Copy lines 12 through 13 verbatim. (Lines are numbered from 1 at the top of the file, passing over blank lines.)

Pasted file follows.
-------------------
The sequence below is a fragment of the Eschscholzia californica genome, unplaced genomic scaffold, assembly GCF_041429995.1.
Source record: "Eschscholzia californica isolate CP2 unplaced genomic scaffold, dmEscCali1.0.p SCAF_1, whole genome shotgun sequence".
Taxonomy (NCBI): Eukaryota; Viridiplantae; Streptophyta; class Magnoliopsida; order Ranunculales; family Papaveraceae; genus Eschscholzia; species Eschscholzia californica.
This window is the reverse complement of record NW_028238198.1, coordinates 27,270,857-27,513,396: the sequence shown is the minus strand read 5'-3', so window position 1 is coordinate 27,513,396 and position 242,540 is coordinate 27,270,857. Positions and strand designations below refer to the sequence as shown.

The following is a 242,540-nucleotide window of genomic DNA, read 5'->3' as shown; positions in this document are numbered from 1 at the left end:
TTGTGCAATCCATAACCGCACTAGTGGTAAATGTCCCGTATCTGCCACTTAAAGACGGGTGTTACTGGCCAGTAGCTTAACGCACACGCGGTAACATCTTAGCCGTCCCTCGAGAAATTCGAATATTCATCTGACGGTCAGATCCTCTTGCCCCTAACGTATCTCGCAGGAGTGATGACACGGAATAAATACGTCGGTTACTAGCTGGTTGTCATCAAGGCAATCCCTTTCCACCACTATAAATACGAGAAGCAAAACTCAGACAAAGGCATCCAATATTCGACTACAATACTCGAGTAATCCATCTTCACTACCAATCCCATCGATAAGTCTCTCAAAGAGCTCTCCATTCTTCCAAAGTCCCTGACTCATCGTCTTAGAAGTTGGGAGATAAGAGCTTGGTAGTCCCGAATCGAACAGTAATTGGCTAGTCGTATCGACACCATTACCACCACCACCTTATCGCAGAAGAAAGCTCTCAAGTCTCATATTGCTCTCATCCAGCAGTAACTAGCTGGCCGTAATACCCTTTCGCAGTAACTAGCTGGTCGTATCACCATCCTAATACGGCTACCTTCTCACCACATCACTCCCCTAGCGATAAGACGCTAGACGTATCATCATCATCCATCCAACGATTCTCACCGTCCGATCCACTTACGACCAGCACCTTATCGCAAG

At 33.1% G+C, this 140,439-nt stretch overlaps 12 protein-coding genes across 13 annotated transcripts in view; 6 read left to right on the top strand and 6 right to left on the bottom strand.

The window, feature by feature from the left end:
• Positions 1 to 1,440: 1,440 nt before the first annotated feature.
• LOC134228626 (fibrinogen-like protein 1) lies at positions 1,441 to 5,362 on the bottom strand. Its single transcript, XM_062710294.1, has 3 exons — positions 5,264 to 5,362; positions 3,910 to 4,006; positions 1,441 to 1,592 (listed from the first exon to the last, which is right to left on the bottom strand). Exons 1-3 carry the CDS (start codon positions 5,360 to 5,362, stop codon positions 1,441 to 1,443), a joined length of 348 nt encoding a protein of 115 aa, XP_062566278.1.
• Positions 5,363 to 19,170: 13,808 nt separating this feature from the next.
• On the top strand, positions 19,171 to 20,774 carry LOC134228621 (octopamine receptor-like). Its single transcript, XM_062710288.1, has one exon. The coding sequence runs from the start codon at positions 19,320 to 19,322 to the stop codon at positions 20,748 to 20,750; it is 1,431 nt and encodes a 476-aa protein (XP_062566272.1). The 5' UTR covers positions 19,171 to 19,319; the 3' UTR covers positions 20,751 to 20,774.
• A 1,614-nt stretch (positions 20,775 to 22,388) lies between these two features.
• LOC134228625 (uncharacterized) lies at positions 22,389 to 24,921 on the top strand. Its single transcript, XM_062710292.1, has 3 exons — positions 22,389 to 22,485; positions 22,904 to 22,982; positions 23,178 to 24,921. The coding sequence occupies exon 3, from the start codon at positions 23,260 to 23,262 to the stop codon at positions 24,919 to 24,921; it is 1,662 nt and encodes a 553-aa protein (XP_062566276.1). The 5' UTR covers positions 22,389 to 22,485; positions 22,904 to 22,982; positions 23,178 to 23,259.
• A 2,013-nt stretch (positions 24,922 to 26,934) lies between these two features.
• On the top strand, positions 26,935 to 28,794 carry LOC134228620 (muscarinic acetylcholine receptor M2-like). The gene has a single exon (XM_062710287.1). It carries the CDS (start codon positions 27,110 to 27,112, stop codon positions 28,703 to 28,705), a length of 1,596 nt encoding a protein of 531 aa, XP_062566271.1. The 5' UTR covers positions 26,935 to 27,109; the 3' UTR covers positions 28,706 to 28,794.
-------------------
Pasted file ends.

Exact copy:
• On the top strand, positions 19,171 to 20,774 carry LOC134228621 (octopamine receptor-like). Its single transcript, XM_062710288.1, has one exon. The coding sequence runs from the start codon at positions 19,320 to 19,322 to the stop codon at positions 20,748 to 20,750; it is 1,431 nt and encodes a 476-aa protein (XP_062566272.1). The 5' UTR covers positions 19,171 to 19,319; the 3' UTR covers positions 20,751 to 20,774.
• A 1,614-nt stretch (positions 20,775 to 22,388) lies between these two features.